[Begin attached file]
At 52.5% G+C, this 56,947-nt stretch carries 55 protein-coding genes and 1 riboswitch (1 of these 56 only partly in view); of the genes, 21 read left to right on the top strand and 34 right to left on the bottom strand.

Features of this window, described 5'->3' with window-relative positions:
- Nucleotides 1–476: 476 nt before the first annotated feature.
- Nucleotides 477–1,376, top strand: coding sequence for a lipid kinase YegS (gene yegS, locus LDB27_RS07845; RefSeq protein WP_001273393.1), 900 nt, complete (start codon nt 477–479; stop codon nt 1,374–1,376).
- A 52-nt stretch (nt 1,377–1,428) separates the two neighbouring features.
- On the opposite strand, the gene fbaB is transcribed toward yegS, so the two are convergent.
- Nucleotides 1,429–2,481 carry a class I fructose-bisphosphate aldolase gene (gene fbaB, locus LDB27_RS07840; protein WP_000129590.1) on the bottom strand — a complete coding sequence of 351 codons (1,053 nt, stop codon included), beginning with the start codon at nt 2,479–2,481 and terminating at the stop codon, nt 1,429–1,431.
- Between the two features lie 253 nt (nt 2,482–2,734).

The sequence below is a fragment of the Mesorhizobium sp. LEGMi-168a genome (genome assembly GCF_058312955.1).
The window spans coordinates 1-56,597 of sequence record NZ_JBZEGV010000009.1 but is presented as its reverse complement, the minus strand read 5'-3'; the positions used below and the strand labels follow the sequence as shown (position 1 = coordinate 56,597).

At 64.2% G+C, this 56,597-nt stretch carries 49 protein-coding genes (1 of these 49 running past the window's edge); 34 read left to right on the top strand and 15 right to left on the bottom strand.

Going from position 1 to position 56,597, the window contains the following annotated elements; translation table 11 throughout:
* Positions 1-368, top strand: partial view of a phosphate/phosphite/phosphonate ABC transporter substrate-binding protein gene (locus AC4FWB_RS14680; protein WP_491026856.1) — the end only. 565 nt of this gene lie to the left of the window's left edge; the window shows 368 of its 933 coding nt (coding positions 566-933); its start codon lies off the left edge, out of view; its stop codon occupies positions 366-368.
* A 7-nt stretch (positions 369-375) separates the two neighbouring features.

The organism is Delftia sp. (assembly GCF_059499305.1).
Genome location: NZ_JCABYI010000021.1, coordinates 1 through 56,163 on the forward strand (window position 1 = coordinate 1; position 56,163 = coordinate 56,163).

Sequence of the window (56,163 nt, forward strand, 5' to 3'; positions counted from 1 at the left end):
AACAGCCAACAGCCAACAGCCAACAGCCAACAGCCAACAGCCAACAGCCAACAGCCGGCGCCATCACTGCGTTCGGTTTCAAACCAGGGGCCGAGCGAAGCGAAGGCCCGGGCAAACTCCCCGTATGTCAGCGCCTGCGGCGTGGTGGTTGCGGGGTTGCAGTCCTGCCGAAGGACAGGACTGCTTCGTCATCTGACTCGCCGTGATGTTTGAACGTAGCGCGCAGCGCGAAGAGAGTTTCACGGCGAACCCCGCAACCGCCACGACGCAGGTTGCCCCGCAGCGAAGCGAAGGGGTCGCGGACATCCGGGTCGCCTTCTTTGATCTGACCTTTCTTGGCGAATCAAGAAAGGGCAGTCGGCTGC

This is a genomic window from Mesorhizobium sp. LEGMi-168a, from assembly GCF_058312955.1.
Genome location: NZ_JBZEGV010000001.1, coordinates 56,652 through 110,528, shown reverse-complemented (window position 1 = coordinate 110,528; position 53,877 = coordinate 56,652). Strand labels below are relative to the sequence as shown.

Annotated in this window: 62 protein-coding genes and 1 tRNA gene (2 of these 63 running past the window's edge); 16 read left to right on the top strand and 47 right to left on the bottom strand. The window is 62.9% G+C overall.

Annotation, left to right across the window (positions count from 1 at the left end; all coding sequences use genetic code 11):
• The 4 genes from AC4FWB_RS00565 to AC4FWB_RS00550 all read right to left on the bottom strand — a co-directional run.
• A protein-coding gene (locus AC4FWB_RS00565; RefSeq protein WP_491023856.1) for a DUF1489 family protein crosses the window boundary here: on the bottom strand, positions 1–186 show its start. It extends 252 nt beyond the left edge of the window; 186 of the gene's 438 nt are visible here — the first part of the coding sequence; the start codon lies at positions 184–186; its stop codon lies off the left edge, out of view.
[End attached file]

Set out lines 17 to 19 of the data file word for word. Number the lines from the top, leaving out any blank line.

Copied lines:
Sequence of the window (56,163 nt, forward strand, 5' to 3'; positions counted from 1 at the left end):
AACAGCCAACAGCCAACAGCCAACAGCCAACAGCCAACAGCCAACAGCCAACAGCCGGCGCCATCACTGCGTTCGGTTTCAAACCAGGGGCCGAGCGAAGCGAAGGCCCGGGCAAACTCCCCGTATGTCAGCGCCTGCGGCGTGGTGGTTGCGGGGTTGCAGTCCTGCCGAAGGACAGGACTGCTTCGTCATCTGACTCGCCGTGATGTTTGAACGTAGCGCGCAGCGCGAAGAGAGTTTCACGGCGAACCCCGCAACCGCCACGACGCAGGTTGCCCCGCAGCGAAGCGAAGGGGTCGCGGACATCCGGGTCGCCTTCTTTGATCTGACCTTTCTTGGCGAATCAAGAAAGGGCAGTCGGCTGC

This is a genomic window from Mesorhizobium sp. LEGMi-168a, from assembly GCF_058312955.1.